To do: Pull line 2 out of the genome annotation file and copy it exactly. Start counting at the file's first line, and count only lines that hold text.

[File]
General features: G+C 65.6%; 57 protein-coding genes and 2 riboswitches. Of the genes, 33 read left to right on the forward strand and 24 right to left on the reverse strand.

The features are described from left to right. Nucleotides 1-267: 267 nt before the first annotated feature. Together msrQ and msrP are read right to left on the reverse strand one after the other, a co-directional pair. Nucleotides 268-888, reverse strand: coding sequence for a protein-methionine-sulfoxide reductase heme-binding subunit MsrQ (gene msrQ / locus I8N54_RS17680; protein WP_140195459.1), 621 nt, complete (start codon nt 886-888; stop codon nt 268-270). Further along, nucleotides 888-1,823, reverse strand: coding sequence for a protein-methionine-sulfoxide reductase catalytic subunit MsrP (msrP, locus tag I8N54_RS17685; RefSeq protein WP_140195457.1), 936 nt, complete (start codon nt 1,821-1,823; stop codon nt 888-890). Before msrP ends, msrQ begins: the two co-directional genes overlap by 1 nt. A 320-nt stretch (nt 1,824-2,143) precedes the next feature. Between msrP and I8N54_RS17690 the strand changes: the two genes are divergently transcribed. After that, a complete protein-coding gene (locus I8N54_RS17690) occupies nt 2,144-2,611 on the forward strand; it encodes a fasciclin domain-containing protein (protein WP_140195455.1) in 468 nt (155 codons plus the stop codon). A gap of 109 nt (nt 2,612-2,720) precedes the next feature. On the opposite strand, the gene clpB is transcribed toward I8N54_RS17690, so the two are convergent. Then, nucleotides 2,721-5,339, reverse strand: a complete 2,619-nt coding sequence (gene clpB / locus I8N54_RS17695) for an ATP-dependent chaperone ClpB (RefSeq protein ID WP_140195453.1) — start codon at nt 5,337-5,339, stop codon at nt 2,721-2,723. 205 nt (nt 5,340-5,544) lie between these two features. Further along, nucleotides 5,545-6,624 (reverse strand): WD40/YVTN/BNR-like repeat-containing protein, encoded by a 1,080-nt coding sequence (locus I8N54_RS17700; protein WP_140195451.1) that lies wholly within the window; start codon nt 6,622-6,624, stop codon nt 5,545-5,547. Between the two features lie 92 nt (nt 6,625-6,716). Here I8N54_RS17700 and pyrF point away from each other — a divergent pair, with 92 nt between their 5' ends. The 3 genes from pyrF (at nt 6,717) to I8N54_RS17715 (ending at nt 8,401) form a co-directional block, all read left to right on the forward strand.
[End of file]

The features are described from left to right. Nucleotides 1-267: 267 nt before the first annotated feature. Together msrQ and msrP are read right to left on the reverse strand one after the other, a co-directional pair. Nucleotides 268-888, reverse strand: coding sequence for a protein-methionine-sulfoxide reductase heme-binding subunit MsrQ (gene msrQ / locus I8N54_RS17680; protein WP_140195459.1), 621 nt, complete (start codon nt 886-888; stop codon nt 268-270). Further along, nucleotides 888-1,823, reverse strand: coding sequence for a protein-methionine-sulfoxide reductase catalytic subunit MsrP (msrP, locus tag I8N54_RS17685; RefSeq protein WP_140195457.1), 936 nt, complete (start codon nt 1,821-1,823; stop codon nt 888-890). Before msrP ends, msrQ begins: the two co-directional genes overlap by 1 nt. A 320-nt stretch (nt 1,824-2,143) precedes the next feature. Between msrP and I8N54_RS17690 the strand changes: the two genes are divergently transcribed. After that, a complete protein-coding gene (locus I8N54_RS17690) occupies nt 2,144-2,611 on the forward strand; it encodes a fasciclin domain-containing protein (protein WP_140195455.1) in 468 nt (155 codons plus the stop codon). A gap of 109 nt (nt 2,612-2,720) precedes the next feature. On the opposite strand, the gene clpB is transcribed toward I8N54_RS17690, so the two are convergent. Then, nucleotides 2,721-5,339, reverse strand: a complete 2,619-nt coding sequence (gene clpB / locus I8N54_RS17695) for an ATP-dependent chaperone ClpB (RefSeq protein ID WP_140195453.1) — start codon at nt 5,337-5,339, stop codon at nt 2,721-2,723. 205 nt (nt 5,340-5,544) lie between these two features. Further along, nucleotides 5,545-6,624 (reverse strand): WD40/YVTN/BNR-like repeat-containing protein, encoded by a 1,080-nt coding sequence (locus I8N54_RS17700; protein WP_140195451.1) that lies wholly within the window; start codon nt 6,622-6,624, stop codon nt 5,545-5,547. Between the two features lie 92 nt (nt 6,625-6,716). Here I8N54_RS17700 and pyrF point away from each other — a divergent pair, with 92 nt between their 5' ends. The 3 genes from pyrF (at nt 6,717) to I8N54_RS17715 (ending at nt 8,401) form a co-directional block, all read left to right on the forward strand.